The executive chef of dine by Peter Gordon at SkyCity answers your cuisine questions.
In many recipes for cakes and baking the advice is to cream butter and sugar before adding other ingredients. Softening the butter makes the process easier, but how soft can the butter be? If the butter is melted would it make any difference to the outcome of the recipe - or should one just stick to what the recipe states?
- Russell Finnemore
Cake baking is one branch of cooking that you truly do need to follow the instructions carefully - because if you don't you may end up with something resembling a tin of damp porridge or dry cement rather than a light and fluffy sponge cake. So, please do stick to what the recipe states. Once you've mastered the art of the recipe, and in many ways it is an art, then you can with confidence begin to tweak and adjust a little here and there.
The reason melted butter and softened butter behave differently is that you can beat an awful lot of air into softened butter that you can't into melted butter. Softened butter is simply butter at room temperature (think of a room in late spring, not in a snow-covered winter). Imagine putting a block of softened butter and a cup of sugar into a food mixer and beating it - you'll end up with something resembling golden meringue. Do the same with a block of melted butter and it resembles yellow whipped fat.
Melting butter, then cooling it and trying to whip it again never gives the same good result that softened butter gives, so make sure if you soften your butter in a microwave, or on top of the stove that you don't melt it too much. Slowly and gently is the key to success.
Beating a lot of air into the "batter" allows the mixture to rise up when baked, as the tiny air bubbles in the batter expand with heat and cause the mixture to grow in size. As the heat increases, the eggs in the batter (if it contains them) begin to set and therefore the mixture doesn't collapse once it cools. The combination of fat and flour also sets the batter (if used in the correct proportion) and again this prevents the mixture from collapsing once it cools.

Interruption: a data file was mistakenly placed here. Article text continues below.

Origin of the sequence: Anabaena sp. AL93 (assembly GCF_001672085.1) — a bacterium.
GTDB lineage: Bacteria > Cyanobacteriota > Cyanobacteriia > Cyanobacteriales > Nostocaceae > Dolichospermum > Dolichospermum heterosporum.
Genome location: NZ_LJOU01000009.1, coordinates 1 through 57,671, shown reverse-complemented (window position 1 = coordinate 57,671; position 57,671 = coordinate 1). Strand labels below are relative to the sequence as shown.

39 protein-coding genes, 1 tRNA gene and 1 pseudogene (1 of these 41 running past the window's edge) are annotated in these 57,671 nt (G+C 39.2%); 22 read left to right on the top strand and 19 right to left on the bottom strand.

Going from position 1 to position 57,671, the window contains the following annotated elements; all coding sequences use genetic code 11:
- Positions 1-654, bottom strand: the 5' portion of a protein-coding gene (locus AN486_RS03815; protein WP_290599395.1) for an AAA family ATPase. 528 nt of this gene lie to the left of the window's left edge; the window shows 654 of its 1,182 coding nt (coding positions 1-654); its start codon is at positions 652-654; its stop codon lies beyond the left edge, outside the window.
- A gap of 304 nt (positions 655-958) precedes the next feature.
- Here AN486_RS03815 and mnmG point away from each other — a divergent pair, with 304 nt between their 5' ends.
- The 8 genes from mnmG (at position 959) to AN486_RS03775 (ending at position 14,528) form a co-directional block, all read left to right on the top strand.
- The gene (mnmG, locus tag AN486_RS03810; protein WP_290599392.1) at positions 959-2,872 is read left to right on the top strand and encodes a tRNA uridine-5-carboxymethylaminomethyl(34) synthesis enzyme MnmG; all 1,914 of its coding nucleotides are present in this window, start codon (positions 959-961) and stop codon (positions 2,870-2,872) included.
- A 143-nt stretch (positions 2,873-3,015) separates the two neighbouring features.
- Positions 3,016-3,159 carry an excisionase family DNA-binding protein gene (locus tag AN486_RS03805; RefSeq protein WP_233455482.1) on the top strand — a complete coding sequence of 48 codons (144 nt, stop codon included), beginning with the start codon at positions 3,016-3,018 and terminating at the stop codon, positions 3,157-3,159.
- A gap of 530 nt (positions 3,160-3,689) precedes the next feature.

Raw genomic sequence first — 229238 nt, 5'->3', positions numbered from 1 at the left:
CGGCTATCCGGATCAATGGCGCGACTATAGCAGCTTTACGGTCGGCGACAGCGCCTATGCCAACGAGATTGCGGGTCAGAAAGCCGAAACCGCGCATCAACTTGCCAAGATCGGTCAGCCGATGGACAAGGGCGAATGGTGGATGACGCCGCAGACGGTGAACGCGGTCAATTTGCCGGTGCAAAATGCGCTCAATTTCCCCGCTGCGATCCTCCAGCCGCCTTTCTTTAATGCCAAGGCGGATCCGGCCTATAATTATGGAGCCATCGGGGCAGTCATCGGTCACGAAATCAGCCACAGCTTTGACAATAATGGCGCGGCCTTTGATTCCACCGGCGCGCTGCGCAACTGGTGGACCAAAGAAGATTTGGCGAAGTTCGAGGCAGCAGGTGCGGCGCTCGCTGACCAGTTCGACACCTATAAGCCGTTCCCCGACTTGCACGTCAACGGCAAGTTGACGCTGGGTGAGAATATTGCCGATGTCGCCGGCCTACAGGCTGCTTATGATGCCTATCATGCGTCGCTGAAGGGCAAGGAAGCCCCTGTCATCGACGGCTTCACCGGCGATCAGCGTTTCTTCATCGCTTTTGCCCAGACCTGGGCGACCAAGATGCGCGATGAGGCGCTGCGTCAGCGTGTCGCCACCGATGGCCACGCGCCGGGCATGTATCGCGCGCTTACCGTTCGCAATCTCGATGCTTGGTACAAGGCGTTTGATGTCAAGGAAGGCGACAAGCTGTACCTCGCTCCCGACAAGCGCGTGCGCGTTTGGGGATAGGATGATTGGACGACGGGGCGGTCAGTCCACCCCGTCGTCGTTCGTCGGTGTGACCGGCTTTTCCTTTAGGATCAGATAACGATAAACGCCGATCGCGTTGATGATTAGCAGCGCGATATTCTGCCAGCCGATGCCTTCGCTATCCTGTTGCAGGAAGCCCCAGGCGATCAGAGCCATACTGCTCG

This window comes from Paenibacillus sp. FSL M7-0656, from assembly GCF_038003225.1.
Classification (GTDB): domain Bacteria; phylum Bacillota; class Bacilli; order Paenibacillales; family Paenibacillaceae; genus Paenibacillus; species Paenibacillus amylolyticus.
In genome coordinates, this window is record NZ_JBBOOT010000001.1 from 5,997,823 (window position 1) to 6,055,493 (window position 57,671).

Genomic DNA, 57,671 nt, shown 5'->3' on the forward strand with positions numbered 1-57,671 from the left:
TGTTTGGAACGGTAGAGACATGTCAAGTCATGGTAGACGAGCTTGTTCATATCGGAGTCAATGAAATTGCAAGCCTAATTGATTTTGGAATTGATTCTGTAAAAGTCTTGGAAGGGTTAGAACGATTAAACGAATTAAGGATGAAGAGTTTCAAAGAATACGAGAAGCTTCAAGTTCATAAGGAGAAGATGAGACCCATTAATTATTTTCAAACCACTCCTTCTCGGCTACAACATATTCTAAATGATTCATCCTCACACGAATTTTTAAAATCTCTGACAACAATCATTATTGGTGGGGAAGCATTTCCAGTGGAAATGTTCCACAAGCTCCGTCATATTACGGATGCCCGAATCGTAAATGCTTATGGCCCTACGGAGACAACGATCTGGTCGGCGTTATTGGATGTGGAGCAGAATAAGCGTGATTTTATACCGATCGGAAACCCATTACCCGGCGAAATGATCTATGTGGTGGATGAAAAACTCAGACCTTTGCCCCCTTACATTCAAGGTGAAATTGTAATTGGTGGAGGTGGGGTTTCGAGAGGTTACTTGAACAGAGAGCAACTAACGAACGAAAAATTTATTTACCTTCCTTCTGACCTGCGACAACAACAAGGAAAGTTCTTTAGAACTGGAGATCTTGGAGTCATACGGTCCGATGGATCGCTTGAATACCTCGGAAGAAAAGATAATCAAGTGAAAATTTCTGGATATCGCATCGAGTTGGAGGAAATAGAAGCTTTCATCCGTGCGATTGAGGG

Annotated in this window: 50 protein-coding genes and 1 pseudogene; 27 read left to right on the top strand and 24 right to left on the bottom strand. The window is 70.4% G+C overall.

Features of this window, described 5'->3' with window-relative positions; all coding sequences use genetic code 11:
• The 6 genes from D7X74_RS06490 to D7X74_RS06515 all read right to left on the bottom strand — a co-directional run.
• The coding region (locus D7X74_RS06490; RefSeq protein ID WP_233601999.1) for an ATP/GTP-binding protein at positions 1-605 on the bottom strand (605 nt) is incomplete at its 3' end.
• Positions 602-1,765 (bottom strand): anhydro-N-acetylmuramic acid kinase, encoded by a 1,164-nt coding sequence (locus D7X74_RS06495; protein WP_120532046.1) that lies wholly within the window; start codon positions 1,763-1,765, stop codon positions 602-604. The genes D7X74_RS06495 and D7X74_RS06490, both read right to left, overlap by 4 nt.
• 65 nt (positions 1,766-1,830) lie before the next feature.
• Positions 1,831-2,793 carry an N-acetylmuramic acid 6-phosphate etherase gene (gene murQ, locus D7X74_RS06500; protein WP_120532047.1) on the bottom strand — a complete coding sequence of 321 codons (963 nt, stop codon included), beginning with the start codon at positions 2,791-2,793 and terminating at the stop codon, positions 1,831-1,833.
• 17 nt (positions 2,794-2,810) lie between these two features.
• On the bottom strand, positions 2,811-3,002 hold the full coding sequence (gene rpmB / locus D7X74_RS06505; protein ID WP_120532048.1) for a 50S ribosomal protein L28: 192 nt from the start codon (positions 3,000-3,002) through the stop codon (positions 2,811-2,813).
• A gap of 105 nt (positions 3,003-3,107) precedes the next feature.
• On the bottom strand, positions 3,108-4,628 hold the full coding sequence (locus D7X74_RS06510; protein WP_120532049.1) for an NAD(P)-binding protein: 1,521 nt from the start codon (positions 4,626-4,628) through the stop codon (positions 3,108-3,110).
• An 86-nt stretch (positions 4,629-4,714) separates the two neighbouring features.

For this same reason, it's impossible to substitute oils for softened butter in many recipes. Oils can be used successfully in some cakes and muffins, as explained in this column some weeks back now, but it will be impossible to get a light fluffy cake from an oil-based batter. Oils are best used in dense cakes like carrot cake as their purpose is to provide moisture to the cake which means it will keep well without drying out too much.
Another area where the butter's consistency is important is in the making of pastry. There are myriad recipes out there. In some butter is rubbed into the dry ingredients and in others, admittedly fewer, it's melted and stirred in. In puff pastry butter is used in two different ways. The first amount of butter, icy cold, is rubbed into the dry ingredients and used to form a dough. Then a second amount of butter, slightly cooler than at room temperature, is formed into a book-shaped block which is wrapped in the dough. It's rolled out and folded into three, again and again with resting in between. What this means is that eventually, once the process is finished, you have many layers of very thin dough separated by very thin layers of butter. When the pastry is baked the layers of butter expand but are kept separate by the dough - which causes the pastry to rise. The French created a puff pastry dessert called millefeuille (found in many good cake shops) which translates to "a thousand leaves" (or sheets) which is very apt.
So, to reiterate, if the recipe says softened butter then it needs to be of the consistency of margarine rather than oil. It needs to have body and be "spreadable" with a knife. If you think it's a little too soft, place in the fridge for 10 minutes or so to firm it up a little. But first and foremost, make sure you follow the instructions to the dot because they've been written for a reason.
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